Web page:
This is my first machine tool I everpurchased. It is a little Unimat 3. I have lots of tooling for this machine including the pillar to mount the head vertically so it can be set up as a drill press or vertical milling machine. In the photo, it is set up as a drill press. I burned up the original motor long ago. This is a new motor unit that someone was offering on Ebay as an exact replacement for the Unimat 3. The replacement motor is even better than the original and has given my little Unimat new life. I still use this machine quite a bit. As a small lathe, it has very high spindle speeds and because it is so small, it allows you to better feel what you are doing versus the large lathe. Most of the valve spindles in my hand operated valves on the Simplex were made on this machine.
This is my rotary table purchased about 20 years ago. It can be used horizontally, or vertically and has a tail stock to be able to index things between centers. It can be used as a rotary table, or, with the index plates, an index head. I used this to space the screw holes on the fire box and the screws on the cylinder heads. The six jaw chuck I got recentlyfor a very reasonable price from Ebay. I had to make a threaded adapter to mount it on the table. 
This is one of those 3-in-1 sheet metal tools from Harbor Freight. This machine needed a little adjustment and care to get it working well. I have used all three parts of this machine. I have also adapted several punch and die units that I have made to fit this machine, so, I also use it as a hand operated punch press. The cab roof of the Simplex and the boiler jacket was rolled on this tool.
I have a large disc sander, very handy for quickly shaping things that do not absolutely need to be machined to size. This is a home made sander made by a good friend that passed away several years ago. He made this sander so ithas a control that allows the disc to be rotated in either direction, this really comes in handy so you can sand on either side of the disc.
The air compressor gets used all the time, cleaning out holes and getting chips out of freshly cut threads. Also, you need it for a supply to test the locomotive chassis on air!
Here's a few more handy things to have. On the left is a cabinet of drawers that I made in the last year or two. Since the parts for the drawers are so small, it was almost entirely made from scrap wood. Because of the locomotive project, I really to started to collect many different sizes of threaded fasteners. The organization of these was getting out of control. I searched the plastic types of "boxes of drawers", but, most of them allowed only one bin, or, at the most, two bins per drawer. I needed about four bins per drawer, as quantities of 50 of some of my very small fasteners, take up very little space. So, I broke down, and designed and built my own "box of drawers". These drawers have four bins each which allows this cabinet to have 192 bins in 48 drawers. (It's not quite filled yet!)
On the right is my tap and drill stand. It holds all the common thread sizes from #1 to 3/8".  The stand is set up so the plug tap is in front, then the bottoming tap. The drills are the tap size and the body size. It is possible to look these up and pull from your drill stand or index for the correct drill, but, this is so much easier. My special taps are in a drawer in a tool box along with their correct drills.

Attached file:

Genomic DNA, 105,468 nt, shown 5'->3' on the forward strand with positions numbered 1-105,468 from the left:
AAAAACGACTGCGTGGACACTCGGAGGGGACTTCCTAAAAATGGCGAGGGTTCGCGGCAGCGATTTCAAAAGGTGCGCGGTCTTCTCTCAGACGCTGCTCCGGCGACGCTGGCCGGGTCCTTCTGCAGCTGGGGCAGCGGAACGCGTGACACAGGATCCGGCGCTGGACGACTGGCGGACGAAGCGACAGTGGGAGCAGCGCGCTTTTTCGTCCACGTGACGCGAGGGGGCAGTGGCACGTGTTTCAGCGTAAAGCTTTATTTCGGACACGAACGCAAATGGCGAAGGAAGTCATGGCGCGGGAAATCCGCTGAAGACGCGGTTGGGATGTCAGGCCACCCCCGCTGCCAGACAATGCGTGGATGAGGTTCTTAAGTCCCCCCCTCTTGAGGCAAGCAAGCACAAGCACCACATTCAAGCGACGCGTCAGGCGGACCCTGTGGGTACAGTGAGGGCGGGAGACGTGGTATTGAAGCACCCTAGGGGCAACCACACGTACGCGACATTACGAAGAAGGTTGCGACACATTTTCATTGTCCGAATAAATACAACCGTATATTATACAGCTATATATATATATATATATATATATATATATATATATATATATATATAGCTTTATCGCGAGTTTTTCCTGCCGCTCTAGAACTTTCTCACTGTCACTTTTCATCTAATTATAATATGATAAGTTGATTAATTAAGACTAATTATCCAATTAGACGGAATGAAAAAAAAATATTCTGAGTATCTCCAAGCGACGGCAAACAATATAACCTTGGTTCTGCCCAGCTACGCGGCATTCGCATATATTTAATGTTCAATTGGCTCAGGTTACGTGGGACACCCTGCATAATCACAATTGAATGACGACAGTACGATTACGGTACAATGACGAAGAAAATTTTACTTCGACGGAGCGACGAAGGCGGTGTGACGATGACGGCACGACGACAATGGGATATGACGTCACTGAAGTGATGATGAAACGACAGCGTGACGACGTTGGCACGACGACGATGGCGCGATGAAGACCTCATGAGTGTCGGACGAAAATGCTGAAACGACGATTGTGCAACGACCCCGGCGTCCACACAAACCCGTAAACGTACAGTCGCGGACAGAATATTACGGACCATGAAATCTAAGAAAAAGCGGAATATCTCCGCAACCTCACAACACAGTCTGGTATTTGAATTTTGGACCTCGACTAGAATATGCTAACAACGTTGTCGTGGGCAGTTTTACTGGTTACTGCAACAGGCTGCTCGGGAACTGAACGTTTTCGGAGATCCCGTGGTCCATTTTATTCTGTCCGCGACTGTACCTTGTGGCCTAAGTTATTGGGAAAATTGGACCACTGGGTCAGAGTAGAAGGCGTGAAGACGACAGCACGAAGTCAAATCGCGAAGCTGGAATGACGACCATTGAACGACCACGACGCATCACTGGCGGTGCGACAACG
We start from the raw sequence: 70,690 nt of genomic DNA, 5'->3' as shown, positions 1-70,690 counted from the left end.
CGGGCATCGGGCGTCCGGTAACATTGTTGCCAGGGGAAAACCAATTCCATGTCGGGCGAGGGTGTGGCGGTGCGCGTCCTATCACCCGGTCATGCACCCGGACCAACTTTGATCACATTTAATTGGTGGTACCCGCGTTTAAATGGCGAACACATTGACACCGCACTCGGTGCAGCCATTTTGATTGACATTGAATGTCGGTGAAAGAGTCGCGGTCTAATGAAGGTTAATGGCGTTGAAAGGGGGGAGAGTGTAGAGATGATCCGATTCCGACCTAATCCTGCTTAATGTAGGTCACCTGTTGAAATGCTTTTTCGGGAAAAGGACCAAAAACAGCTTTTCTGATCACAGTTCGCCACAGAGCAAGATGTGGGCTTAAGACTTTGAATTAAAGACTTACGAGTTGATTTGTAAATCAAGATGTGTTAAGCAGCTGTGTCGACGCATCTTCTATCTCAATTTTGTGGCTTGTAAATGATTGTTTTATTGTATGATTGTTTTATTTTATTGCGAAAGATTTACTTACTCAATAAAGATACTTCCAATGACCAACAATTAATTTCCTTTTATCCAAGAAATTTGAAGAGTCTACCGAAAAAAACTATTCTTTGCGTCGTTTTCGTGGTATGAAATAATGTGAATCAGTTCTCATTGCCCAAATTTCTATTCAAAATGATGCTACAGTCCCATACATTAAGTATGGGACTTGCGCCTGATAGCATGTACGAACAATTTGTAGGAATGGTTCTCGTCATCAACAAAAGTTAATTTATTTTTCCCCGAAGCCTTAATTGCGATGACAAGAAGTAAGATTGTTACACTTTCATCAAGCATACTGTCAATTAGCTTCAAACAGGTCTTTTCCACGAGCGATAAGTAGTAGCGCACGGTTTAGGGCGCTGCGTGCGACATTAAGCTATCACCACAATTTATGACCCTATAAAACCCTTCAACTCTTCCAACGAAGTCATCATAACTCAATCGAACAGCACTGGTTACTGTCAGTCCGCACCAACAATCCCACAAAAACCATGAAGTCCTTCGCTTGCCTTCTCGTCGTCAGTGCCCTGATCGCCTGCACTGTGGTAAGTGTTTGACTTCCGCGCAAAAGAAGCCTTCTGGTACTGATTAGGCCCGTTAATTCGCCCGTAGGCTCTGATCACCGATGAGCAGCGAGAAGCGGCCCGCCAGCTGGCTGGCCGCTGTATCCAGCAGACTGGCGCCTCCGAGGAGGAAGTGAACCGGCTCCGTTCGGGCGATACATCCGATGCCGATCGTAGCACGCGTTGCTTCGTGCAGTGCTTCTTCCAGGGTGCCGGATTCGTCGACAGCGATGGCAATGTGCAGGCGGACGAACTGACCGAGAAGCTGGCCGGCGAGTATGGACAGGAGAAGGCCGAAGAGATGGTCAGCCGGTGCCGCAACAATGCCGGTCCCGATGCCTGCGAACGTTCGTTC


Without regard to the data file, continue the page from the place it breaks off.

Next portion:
I do not use carbide insert tools, in general, they cost too much. They are good for industry, but expensive for the hobbyist. I do make one exception to insert tooling, there is a company that makes high speed insert tooling. They are the only one I know of, they are the Arthur Warner Co. HSS tooling will, in general, leave a better finish than carbide. They have an entire line of HSS insert holders. I have one of their HSS insert tool holders for grooving and threading.  This tool is well worth the money. Of the four photos above, the first is the grooving tool in one of my quick change holders. I always have this holder ready to go. The second photo is of the business end of the holder. The holder is made so it can take left or right hand inserts. The third photo shows a grooving insert next to a threading insert. These are great for quickly setting up and single point threading on the lathe. To a certain degree, the HSS inserts are sharpen-able. You can rub the top flat part of the insert on a stone and give it a new edge. The fourth photo gives you contact information for them as well as their website address.
When I do need carbide tooling, like for dealing with cast iron, I use brazed carbide tools. I have a special "green wheel" so I can sharpen these off hand using a regular tool grinder.
Not exactly tooling, but, these are the acid and fresh water baths for cleaning copper that has been silver soldered. I bought these plastic bins from Walmart. The bin on the right is the acid bath and the one on the left has fresh water. Traditionally, the acid for cleaning copper is sulfuric acid, which is basically battery acid like found in a car battery. Another acid, but much safer, is citric acid. You can find it at agrocery store and is used for canning. It is a food product and is completely safe, that is to say, it won't eat holes in your clothes and the fumes will not rust your nearby tools. Sulfuric acid will though. You can also put your hands right in the solution without fear, if you have any cuts or abrasions on your hands, it will let you know about them! Citric acid is probably not as aggressive as sulfuric acid, but, if you are willing to let a part soak overnight, or for a few hours, it works just as well as is so much safer. The cleaning on my copper boiler between soldering events, was done entirely with citric acid. 
This is one of my good micrometers, it is made by Fowler. Calipers, dial, digital, or vernier, are good for more casual measuring. Accurate measuring is done with a micrometer. This is a digital, mechanical micrometer. The little window has numbered wheels behind it like the old style odometer on an automobile. There are gears that drive the wheels from the thimble of the mic. It has polished carbide faces and has a vernier scale that allows measurement to the fourth decimal place. For accurate interference and clearance fits, you need some sort of traditional mic. A digital micrometer is okay, but, the one above will never have a low battery, as there is no battery! I have  this sort of mic up to 4 inches. For most miniature locomotive work, up to 2 inches is probably enough. For measurements larger than this, some sort of caliper is okay, unless you are looking for accurate fits at dimensions larger than 2 inches.